THEY might be a long way from the Southern Downs but that didn't stop students from Gin Gin State High School winning the Hermitage Research Station 2012 Plant Science Competition.
The Central Queensland school won the major gong for the second consecutive year.
Agriculture Minister John McVeigh presented the awards and described the Warwick competition as vital for sparking an interest in science and agriculture for young people.
"We want to promote agriculture as a career of choice for young Queenslanders with an interest in farming life," Mr McVeigh said.
Competition topics related to research carried out at the research facility, with Education Queensland ensuring the topics and tasks matched the national curriculum.
This year's theme was "what makes a weed a weed".
Competition organiser Kerrie Rubie said tasks included performing a soil weed seed bank experiment, undertaking a weeds survey in the school grounds or local area, making a weed herbarium and taking a look at how weed seeds were dispersed.
"Primary school students created their own weeds from pressed plant parts in the art competition section, while older students designed a weed themed trumps card game," Ms Rubie said.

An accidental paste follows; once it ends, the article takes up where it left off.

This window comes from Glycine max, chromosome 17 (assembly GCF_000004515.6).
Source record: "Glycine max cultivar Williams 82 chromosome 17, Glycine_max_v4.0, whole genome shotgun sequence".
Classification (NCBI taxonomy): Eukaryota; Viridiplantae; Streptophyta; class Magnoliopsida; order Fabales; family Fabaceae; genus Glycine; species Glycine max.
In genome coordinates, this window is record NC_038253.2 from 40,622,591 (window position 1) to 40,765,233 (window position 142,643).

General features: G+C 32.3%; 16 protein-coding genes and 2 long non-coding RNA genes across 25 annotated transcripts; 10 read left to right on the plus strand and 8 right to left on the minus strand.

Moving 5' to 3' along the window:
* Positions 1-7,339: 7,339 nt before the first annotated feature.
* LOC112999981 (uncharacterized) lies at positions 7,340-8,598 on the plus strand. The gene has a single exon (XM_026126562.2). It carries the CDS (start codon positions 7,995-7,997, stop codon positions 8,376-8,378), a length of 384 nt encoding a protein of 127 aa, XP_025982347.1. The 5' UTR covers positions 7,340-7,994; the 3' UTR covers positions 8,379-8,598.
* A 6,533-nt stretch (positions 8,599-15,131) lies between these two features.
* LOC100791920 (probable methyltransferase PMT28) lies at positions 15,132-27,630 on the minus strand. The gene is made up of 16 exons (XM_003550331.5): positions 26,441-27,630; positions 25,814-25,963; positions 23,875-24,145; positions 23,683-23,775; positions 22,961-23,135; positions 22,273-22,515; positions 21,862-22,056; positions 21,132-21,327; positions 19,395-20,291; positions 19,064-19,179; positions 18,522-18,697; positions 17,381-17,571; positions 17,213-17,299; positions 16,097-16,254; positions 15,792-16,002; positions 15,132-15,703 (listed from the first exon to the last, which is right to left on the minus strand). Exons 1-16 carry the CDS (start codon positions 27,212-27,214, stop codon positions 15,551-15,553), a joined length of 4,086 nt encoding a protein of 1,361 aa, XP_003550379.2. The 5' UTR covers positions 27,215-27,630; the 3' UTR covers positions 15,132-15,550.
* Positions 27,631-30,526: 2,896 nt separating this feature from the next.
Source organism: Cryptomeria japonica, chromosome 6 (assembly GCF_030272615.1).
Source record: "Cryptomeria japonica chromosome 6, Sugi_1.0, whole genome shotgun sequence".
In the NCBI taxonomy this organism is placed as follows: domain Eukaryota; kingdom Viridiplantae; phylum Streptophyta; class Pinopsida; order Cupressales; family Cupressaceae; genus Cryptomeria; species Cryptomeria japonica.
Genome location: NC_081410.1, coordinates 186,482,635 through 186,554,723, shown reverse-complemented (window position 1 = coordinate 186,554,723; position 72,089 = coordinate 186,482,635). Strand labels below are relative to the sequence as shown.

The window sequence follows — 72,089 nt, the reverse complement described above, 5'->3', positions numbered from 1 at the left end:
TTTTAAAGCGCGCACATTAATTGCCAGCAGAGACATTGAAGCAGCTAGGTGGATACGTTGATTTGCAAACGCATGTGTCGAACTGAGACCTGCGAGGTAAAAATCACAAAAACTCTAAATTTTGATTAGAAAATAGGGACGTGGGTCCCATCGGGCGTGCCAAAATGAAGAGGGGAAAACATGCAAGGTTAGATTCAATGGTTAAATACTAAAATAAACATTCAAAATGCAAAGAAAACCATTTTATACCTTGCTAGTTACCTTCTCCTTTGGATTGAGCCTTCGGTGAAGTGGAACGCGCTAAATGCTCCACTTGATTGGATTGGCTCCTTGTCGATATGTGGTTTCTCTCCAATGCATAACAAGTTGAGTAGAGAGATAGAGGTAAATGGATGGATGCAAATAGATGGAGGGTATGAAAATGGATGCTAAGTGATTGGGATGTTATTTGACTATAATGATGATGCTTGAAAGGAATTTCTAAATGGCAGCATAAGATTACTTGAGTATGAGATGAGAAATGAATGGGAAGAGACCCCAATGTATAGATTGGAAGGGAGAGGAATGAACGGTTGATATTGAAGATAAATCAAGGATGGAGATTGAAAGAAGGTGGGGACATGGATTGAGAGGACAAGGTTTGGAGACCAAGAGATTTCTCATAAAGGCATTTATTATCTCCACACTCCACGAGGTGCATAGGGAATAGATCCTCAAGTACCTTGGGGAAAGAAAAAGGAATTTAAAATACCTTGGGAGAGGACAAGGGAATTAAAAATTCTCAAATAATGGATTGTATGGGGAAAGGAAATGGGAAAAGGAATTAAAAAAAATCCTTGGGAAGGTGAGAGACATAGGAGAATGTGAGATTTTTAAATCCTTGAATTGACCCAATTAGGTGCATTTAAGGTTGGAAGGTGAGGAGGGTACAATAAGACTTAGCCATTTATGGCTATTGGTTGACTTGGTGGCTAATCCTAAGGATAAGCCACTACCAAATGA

"Senior students presented their weeds research and outcomes in a scientific poster."
Gin Gin State High, Kepnock State High, Townsville Central State School, Westside Christian College, Freestone State School, Cooroy State School, Pilton State School, Biddeston State School and Murray's Bridge State School were awarded major prizes.
The top prize was the Paul Johnston Memorial Senior Science Award, won by Year 12 student Ella Wherritt (Gin Gin) for the second year.
Ella received another $1000 from the Paul Johnston Memorial Trust to buy reference materials for her first year of tertiary education.
Year 2 student Tanya Sinha, from Westside Christian College, Brisbane, secured the Joe Baker Outstanding Achievement Award for the second year.